Some of the key data protection considerations that should be considered for an ERP procurement are:
- If you are wanting a cloud hosted system, where is it hosted? Where is it backed-up to? Where is the customer support team based?
- What are your specific requirements in respect of accreditations and certifications? What security accreditations and certifications does the system and the supplier have?
- Will the system allow data subject rights to be exercised easily?
- How will you be able to implement your data retention policies? Is there any ability for that to be automated within the system?
- Does your contract meet the GDPR requirements for data processing? Do you require any warranties and/or indemnities from the supplier?
- Have you carried out a DPIA? Did the DPIA highlight any risks that need to be addressed and mitigated?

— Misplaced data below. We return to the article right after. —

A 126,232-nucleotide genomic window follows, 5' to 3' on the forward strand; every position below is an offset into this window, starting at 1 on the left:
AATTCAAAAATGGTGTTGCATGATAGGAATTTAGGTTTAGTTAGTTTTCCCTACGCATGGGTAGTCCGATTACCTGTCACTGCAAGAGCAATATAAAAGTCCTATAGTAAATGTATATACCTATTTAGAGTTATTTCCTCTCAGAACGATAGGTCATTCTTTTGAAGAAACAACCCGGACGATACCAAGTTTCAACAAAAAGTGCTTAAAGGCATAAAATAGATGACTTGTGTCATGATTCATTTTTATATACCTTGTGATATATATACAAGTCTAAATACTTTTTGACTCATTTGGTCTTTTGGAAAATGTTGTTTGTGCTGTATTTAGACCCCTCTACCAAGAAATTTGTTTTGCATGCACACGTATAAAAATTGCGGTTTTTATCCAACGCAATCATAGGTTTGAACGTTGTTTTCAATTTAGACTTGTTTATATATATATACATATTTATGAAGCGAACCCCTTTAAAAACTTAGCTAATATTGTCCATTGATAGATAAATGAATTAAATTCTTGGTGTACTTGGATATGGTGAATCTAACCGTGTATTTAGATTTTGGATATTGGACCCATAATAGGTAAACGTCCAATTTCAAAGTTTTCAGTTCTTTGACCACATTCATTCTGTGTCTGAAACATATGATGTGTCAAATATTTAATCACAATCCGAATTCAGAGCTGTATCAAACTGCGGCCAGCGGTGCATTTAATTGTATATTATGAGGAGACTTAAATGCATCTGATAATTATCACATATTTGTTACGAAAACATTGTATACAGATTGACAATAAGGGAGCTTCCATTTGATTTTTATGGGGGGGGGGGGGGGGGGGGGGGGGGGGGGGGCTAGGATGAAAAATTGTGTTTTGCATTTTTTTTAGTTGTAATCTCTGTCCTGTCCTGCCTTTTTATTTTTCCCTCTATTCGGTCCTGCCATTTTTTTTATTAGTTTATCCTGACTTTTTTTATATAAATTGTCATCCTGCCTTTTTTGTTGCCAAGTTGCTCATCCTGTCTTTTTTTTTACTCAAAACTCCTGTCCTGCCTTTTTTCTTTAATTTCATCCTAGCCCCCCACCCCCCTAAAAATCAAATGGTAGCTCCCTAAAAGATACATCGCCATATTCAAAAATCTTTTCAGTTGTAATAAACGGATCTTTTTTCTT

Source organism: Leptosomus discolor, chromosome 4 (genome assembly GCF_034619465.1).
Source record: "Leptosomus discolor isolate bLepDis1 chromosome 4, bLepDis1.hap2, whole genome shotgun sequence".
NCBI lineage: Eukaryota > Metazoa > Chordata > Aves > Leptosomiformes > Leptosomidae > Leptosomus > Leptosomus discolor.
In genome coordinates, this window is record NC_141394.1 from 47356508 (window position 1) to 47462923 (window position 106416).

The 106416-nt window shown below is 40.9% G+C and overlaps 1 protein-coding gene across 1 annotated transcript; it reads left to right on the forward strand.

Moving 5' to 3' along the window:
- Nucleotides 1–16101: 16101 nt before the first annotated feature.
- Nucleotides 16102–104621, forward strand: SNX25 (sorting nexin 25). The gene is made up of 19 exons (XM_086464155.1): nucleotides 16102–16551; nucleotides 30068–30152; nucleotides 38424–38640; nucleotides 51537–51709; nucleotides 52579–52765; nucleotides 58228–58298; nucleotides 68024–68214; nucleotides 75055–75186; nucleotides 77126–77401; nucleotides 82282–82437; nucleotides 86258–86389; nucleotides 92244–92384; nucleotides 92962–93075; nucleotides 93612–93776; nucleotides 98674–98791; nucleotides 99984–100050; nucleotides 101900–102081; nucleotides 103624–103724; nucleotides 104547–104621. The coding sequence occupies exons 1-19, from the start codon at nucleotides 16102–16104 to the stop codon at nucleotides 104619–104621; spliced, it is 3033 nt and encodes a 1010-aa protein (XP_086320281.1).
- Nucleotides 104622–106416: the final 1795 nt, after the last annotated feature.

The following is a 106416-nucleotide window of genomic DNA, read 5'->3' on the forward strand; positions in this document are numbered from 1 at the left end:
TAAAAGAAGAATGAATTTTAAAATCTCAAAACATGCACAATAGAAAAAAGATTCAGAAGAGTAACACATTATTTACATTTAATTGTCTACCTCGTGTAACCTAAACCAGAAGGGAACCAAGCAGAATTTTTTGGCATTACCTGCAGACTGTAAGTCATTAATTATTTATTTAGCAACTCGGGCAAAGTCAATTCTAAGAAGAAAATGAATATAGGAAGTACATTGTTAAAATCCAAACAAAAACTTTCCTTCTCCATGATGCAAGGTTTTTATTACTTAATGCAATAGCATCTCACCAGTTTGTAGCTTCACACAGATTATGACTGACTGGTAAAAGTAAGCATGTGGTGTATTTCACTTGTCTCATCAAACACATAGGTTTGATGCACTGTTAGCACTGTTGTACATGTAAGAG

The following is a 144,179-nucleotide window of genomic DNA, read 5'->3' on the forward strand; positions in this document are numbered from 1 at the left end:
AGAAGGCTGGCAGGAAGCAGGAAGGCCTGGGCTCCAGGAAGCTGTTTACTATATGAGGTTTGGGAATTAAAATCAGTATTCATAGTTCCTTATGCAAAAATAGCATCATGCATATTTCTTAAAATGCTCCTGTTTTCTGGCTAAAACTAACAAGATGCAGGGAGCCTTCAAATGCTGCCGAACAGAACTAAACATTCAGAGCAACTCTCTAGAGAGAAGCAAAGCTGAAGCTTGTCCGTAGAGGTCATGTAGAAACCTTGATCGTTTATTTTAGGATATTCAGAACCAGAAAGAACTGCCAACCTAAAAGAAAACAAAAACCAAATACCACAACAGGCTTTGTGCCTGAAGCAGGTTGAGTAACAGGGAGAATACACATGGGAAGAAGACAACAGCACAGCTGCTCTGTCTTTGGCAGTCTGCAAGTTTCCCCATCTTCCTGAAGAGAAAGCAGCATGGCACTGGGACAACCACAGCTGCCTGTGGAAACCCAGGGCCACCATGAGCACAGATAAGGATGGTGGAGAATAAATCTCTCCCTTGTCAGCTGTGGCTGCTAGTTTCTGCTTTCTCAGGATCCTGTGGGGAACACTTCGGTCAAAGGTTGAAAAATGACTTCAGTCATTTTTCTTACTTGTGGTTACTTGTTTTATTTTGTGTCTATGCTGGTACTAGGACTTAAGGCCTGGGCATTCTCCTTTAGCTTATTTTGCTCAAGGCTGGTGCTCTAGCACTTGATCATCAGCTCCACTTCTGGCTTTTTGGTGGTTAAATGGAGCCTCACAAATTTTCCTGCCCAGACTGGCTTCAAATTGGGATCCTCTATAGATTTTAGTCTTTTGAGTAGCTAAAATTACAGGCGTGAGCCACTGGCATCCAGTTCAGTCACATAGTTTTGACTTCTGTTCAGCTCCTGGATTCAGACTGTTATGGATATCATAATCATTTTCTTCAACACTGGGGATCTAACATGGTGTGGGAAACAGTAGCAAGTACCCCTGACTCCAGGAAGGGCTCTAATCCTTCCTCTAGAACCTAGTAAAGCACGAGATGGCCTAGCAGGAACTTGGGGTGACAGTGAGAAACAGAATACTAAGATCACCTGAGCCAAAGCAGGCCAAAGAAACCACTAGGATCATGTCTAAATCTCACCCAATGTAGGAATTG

Regardless of the procurement route you choose, from a mini competition under a framework agreement to a competitive dialogue process, the purchase of an ERP system will be an important strategic procurement which will have an impact across the authority.
By working across multi-disciplinary teams, you will be able to consider the data protection needs of your organisation and determine what is needed from your specific solution, building in data protection by design and by default from the beginning.
Join us for Part 6 of our six-part series: Part 6 looks at the steps you should take in the event your ERP Project runs into delays or difficulties.
This article is for general awareness only and does not constitute legal or professional advice. The law may have changed since this page was first published. If you would like further advice and assistance in relation to any of the issues raised in this blog, please contact us today by telephone or email firstname.lastname@example.org.